Supreme Court nominee Judge Neil Gorsuch meets with Senator Chuck Schumer (D-NY) at the Capitol on Tuesday, February 7, 2017. (Photo: Diego M. Radzinschi/ALM)
U.S. Supreme Court nominee Neil Gorsuch warned in 2010 that the trend toward too much discovery and too few trials in civil litigation, as well as the “vitriol” of judicial confirmation hearings, were threatening the rule of law in America.
“Speaking candidly, nothing is inevitable and we can’t take the rule of law in our [society] for granted,” Gorsuch wrote in notes prepared for a speech in Colorado. The notes were submitted recently in supplemental filings with the Senate Judiciary Committee in anticipation of Gorsuch’s confirmation hearing beginning March 20.
“Our legal system is still [the] envy of much of [the] world,” Gorsuch wrote in shorthand note form. But, he added, “Can’t assume these problems will take care of themselves. Already longest lived democracy in history. Other [democracies] to reach our age lost control, decayed, given in to despotic rule.”
Then, as now, a judge on the U.S. Court of Appeals for the Tenth Circuit, Gorsuch gave his bleak portrayal of the legal system—it even included an excerpt from Charles Dickens’ “Bleak House”—to attendees at the Phil Anschutz Annual Dove Hunt at Eagle Nest Ranch, according to a questionnaire submitted to the Senate.
Gorsuch represented Anschutz, a conservative Colorado billionaire, while in private practice at the Washington firm now known as Kellogg, Hansen, Todd, Figel & Frederick, before joining the appeals court in 2006. Anschutz and his wife, Nancy Anschutz, donated more than $1 million to Republican candidates, and none to Democrats, in 2016, according to OpenSecrets.org.
In a tally of Gorsuch’s more than 1,000 recusals during his tenure on the Tenth Circuit, more than 50 recusals came in cases in which a party had some connection to Phil Anschutz—including Qwest Corp., which he founded, and Union Pacific Railroad, where he is a director. In each such recusal, Gorsuch said the cause was involvement by “my former client or colleague.”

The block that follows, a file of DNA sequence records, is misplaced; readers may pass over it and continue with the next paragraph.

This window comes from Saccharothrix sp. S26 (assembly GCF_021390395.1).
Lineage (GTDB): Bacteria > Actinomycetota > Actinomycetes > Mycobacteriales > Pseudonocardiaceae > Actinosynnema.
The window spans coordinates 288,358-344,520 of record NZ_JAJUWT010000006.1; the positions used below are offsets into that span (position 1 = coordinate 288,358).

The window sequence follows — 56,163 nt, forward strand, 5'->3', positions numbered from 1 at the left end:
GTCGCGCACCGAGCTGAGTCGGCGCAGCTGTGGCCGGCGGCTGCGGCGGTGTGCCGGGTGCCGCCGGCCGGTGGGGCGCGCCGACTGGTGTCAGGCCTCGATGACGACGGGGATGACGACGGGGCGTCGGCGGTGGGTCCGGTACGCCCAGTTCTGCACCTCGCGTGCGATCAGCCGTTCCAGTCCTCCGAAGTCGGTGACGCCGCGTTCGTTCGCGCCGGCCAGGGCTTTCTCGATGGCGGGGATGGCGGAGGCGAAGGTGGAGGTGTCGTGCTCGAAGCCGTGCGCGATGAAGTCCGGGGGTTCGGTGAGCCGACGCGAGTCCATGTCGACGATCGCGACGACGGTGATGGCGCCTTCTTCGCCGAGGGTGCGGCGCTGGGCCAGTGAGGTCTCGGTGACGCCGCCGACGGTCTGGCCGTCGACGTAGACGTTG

In his 2010 talk, Gorsuch criticized the discovery process in civil litigation as too expensive and too long. “Not long ago, we used to have trials without discovery. Now we have discovery without trials,” he said, pointing to United States v. IBM, the antitrust case which he said lasted 13 years and produced 66 million pages in discovery before it was “quietly dropped.” Gorsuch made similar comments about discovery in his 2013 Barbara Olson lecture before the Federalist Society.
Gorsuch also recalled a case in which he was “called in to help at trial at the last minute” while he was in private practice before becoming a judge. The Florida case, which he labeled as Perelman v. Morgan Stanley, was “a multibillion-dollar fraud case” that became “a trial not on the merits of the fraud, but one over discovery compliance by [Morgan Stanley] and its predecessor lawyers.” Gorsuch represented Morgan Stanley in the case.
The trend “prices many out of court,” Gorsuch wrote, and “encourages people to settle nonmeritorious suits rather than try them. It’s cheaper to settle than win.” That, in turn, produces “a lack of transparency,” Gorsuch said. “Justice is dispensed in confidential settlement, not courtroom verdict.”
He added, “Hate to say it, but my brothers and sisters at the bar benefit from all this. Today, it’s estimated that half of law firm revenues come from discovery. I wonder if that understates it. Many lawyers don’t even know how to try cases anymore.”
Gorsuch also lamented “recent efforts to sidestep legal process,” citing the trend toward arbitration and mediation, as well as what he described as an “effort by [government] to sidestep normal legal dispute resolution processes to create its own ad hoc private justice programs.”
As examples, Gorsuch cited the federal government’s intervention in the Chrysler bankruptcy in 2009 as well as in the aftermath of the BP oil spill in 2010. In the case of BP, Gorsuch said, the federal government “created a wholly independent judicial system headed by a private hire-a-judge who feels unconstrained to write and speak publicly about the case.” He was likely referring to Kenneth Feinberg of Feinberg Law Offices in Washington, also a close friend of Justice Stephen Breyer.
As for the judicial confirmation process, Gorsuch said in the speech notes that it was understandable that “political branches want to take a close look at nominees for jobs with life tenure, [especially] when we live in [a] system where judges have last word on Constitution, empowered to strike down legislation.”
At the same time, however, Gorsuch said the “degree and vitriol” associated with the nomination and confirmation process has “changed dramatically in recent years.” That level of confirmation rancor at the Supreme Court level, he said, is the “tip of [the] iceberg. What you don’t see is larger portion of the behemoth swimming beneath the surface.”